the color is still pink , but a little bit lighter than the first round. Finally, in
the third round, we got a very light pink that it is almost transparent,
because when it takes more time for the solution to be completely clear
from the indicator, we knew that it is closer to the end point of the
indicator. When it comes really close to the end point, we used only half drop
or one fourth of a drop of sodium hydroxide each time.

    When we did titration with bromophenol blue, we wanted to get the
green solution as the endpoint. At the first round, we tried to get the
roughly amount of bases that were going to make the solution changed its
color. As a result, we got the blue solution which meant that it exceeded
the endpoint. So, in the second and third time, we needed to use smaller
amount of bases in the burets. For the second round, we tried to be more
acculated and focused so that the solution would not exceed the endpoint.
Therefore, we got the green color as we wanted. For the third round, the
result was similar. But, in the third round, the color was lighter. 
Pre-lab questions

1. How will you know when your titration is finished?

When the color of the solution while mixing the substances, it takes
more time for the base to dissolve in the acid. It is noticeable by
looking at the color of the indicator. Just after the base is dropped in
the acid, it changes color to pink, because it touches the indicator.
While mixing, it takes time to change the color back to transparent.
This means that the pH is near the endpoint. Therefore, the titration is
finished when the color change into another color.

2. Label the pH scale below with acid, base, and neutral, indicating
numbers for each.
pH scale for acid is between 1-6. pH scale for base is between 8-14. pH
scale for neutral is 7.

3. On the scale above, use an arrow to show where your equivalence

point is located.
The equivalence point is at 7 in the pH scale.

4. Write the neutralization reaction that occurs between hydrobromic

acid (HBr) and lithium hydroxide (LiOH).
HBr(aq) + LiOH(aq) -> LiBr(aq) + H2O(l)
5. What is the concentration of 10.00 mL of HBr if it takes 16.73 mL of
a 0.253 M LiOH solution to neutralize it.
Post-Lab Questions

1. How would it affect your results if you used a beaker with residual
water in it to measure out your standardized sodium hydroxide solution?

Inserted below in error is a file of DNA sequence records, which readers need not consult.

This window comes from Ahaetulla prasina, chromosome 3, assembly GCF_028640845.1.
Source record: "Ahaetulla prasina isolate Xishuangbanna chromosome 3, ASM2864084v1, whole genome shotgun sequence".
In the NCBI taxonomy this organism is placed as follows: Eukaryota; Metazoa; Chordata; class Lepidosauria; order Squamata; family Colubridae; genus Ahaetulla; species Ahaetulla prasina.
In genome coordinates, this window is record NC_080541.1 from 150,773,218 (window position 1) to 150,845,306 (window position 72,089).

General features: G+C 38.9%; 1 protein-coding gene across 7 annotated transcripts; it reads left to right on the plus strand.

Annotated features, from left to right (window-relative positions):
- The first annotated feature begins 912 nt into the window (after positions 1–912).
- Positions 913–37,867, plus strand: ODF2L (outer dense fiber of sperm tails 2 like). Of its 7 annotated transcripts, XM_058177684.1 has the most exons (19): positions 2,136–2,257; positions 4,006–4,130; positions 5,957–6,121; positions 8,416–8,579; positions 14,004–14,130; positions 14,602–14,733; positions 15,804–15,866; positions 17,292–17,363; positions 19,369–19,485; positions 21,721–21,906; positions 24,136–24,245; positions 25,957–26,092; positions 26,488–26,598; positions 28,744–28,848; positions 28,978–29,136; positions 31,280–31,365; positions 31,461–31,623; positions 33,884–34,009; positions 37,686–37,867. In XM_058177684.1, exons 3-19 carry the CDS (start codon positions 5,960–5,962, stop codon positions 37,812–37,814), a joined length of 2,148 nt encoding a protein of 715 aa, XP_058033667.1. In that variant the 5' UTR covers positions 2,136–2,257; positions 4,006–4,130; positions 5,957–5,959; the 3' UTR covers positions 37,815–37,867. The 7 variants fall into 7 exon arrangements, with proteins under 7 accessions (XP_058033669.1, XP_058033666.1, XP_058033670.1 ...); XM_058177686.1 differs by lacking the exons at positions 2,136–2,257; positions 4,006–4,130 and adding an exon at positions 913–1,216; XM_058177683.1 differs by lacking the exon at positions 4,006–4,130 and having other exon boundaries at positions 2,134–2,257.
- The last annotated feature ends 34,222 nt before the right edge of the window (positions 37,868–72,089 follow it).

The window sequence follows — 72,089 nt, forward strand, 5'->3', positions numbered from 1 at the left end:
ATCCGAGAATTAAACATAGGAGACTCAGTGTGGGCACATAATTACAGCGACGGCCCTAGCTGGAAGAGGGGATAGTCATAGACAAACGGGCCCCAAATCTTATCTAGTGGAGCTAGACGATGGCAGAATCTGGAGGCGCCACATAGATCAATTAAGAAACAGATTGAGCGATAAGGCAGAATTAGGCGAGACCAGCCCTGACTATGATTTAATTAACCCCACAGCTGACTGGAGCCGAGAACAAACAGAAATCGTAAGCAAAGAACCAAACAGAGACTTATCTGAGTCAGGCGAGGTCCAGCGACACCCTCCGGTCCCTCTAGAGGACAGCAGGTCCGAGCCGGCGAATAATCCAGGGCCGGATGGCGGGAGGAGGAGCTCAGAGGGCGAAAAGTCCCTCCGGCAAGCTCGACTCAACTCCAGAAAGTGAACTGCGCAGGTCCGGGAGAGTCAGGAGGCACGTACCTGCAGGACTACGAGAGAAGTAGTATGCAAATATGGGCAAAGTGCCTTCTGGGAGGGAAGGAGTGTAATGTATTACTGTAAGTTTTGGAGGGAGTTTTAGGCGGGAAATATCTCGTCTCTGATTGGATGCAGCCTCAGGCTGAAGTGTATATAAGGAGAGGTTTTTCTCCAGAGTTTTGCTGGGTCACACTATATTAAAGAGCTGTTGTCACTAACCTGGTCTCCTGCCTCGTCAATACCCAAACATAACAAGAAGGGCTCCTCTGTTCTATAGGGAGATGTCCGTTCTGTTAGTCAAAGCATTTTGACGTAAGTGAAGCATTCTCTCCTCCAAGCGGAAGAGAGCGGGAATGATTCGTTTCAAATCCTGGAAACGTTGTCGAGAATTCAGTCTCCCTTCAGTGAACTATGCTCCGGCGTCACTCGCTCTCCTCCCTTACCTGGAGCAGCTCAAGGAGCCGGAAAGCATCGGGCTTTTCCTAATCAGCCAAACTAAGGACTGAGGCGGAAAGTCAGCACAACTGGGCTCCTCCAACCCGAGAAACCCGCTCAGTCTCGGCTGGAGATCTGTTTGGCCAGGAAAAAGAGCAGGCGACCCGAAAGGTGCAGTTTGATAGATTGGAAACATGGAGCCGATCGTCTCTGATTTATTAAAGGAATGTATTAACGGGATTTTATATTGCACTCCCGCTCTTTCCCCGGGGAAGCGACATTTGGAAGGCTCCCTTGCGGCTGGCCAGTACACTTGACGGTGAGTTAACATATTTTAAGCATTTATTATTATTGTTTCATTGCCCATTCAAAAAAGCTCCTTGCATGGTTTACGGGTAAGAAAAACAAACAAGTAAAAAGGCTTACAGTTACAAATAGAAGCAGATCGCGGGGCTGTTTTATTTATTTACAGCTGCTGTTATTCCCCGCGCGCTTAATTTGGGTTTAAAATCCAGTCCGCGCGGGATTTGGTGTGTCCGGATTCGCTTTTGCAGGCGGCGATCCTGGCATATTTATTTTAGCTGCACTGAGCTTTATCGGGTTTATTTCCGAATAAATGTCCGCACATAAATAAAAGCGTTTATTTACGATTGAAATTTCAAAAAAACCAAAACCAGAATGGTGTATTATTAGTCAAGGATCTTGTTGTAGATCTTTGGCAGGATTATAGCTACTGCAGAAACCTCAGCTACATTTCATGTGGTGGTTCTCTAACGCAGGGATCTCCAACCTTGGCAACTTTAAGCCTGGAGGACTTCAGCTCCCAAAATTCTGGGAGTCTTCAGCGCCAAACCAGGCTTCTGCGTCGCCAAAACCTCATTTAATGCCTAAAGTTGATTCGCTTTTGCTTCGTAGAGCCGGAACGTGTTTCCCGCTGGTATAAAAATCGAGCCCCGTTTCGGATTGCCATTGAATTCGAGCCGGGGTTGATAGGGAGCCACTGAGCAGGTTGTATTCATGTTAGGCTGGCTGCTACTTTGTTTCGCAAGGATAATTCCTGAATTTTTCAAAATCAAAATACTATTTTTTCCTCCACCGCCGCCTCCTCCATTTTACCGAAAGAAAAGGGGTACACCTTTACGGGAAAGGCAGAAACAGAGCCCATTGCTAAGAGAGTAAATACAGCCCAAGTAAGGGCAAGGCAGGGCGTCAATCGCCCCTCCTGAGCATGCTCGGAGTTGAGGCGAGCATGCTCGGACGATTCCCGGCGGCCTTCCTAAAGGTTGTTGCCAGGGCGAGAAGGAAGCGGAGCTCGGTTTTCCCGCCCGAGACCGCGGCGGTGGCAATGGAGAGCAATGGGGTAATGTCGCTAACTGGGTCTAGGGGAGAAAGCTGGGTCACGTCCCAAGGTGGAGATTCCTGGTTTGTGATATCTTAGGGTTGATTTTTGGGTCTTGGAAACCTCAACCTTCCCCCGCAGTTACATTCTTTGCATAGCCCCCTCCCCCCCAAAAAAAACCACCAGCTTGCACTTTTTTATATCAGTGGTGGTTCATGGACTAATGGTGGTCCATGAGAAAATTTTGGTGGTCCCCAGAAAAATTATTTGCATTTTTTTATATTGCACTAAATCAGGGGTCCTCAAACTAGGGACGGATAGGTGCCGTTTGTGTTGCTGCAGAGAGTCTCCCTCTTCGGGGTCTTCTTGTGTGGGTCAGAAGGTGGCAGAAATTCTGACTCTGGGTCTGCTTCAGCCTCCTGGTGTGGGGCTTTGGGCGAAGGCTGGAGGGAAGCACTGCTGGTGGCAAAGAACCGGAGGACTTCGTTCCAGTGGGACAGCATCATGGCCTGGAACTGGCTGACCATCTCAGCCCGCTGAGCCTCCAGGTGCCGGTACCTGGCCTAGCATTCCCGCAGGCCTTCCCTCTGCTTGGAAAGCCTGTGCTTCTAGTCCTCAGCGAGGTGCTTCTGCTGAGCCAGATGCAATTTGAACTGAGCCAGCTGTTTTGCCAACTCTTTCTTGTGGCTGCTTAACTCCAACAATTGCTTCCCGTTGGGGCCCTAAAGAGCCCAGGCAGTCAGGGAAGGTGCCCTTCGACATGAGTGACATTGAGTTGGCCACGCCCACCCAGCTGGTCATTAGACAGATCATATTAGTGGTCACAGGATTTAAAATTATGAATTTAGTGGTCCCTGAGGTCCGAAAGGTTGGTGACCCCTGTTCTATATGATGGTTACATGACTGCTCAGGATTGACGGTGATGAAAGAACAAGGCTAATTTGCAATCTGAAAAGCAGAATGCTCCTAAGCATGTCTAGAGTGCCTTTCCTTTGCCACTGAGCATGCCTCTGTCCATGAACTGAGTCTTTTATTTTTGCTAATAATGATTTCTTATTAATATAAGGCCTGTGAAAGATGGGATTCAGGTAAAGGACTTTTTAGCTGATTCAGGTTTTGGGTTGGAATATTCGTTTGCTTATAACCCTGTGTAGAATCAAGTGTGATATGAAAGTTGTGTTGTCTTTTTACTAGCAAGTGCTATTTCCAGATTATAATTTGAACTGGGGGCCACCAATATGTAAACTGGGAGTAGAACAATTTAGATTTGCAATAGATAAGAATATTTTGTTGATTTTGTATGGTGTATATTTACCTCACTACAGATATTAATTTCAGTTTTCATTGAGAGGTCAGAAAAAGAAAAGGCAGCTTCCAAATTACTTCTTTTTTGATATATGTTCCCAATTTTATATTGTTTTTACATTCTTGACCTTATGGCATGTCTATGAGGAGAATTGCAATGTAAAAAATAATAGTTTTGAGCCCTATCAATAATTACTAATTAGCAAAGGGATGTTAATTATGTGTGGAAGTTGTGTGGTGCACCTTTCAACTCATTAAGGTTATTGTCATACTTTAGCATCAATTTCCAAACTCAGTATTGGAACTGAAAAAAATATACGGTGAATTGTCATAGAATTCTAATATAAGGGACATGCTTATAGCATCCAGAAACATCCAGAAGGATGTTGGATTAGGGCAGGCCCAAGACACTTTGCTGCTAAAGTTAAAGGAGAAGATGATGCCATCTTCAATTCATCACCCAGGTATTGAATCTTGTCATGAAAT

- Technically, it would change the concentration and the pH of the solution.
However, the change would be very little that we can ignore it.

2. How would it affect your results if you used a wet Erlenmeyer flask
instead of a dry one when transferring your acid solution from the
volumetric pipette?
- The acid solution might contaminate with wet water which might change
the volume and pH of solution. The solution will not be pure which cause
the result of titration to be less accurate. Therefore, we should use a dry
Erlenmeyer flask when transferring acid solution from the volumetric

3. How do you tell if you have exceeded the equivalence point in your
- We can see the color of the indicator changing according to its endpoint
value (in pH). Since different indicators have different endpoints, we need to
know the endpoint of the indicator we use so we can have an idea of what
the pH of the solution is.
4. Vinegar is a solution of acetic acid (CH3COOH) in water. For quality
control purposes, it can be titrated using sodium hydroxide to assure a
specific % composition. If 25.00 mL of acetic acid is titrated with 9.08 mL
of a standardized 2.293 M sodium hydroxide solution, what is the molarity
of the vinegar. 

Vinegar molarity: 0.832 M

   In conclusion, we followed all the steps correctly. We are
able to find the concentration of the ‘unknown acid solution,’
HCl. When we measure the pH of the solution after the
indicators reached the endpoint, the pH values of each
solution are close to the actual endpoint of the two
indicators. The pH value of the solution with phenolphthalein
is 7.53. Phenolphthalein will start to change color at pH
around 7-8 which means that our result is not that far off
for phenolphthalein solution. For the solution with
bromophenol blue, the pH value is 3.85 and the endpoint of
bromophenol blue is around 3-4 so it is not that far off
either. Our results are pretty accurate. There might be some
errors from adding distilled water into the flask, but the
change is so little that we don’t really notice it. Even if we
use different indicators, the amount of the ‘unknown
solution’ that we calculated at the end is still the same.
   In this experiment we have taken more chemical than
we needed for the experiment which make the leftover
chemical gone to waste. So, to prevent this from
happening in the next experiments, we will calculate the
amount of chemical we needed for the experiment
beforehand, and only take the amount of chemicals we
need to save resources. We will also try to be more
careful while using the burettes to make to make the
result be more accurate. By holding and using the
burette correctly we will have more control of it and
stopping ourselves from accidentally dropping too much.
Because just only one drop of titrant can cause the
titration to go over the endpoint. We will also be more
patient and go more slowly by try dropping half drop
more often. We will also make sure that every drop of
the titrant is going down into the solution and not
sticking or staying at the side of the flasks.
Reece, J. B., Urry, L. A., Cain, M. L., Wasserman, S. A.,
Minorsky, P. V., & Jackson, R. B. (2011). Campbell Biology 9th
What is a Titration. (n.d.). Retrieved from
Chemistry Libretexts. (2016). Titration. Retreived from
AcidBase : Titrations. (n.d.). Retrieved from
Clark, J. (2013). Acid-base indicators. Retrieved from
Acid-Base indicators. (n.d.). Retrieved from
Science Buddies. (n.d.). Titration Tutorial: Tips & Tricks for
Titrating. Retrieved from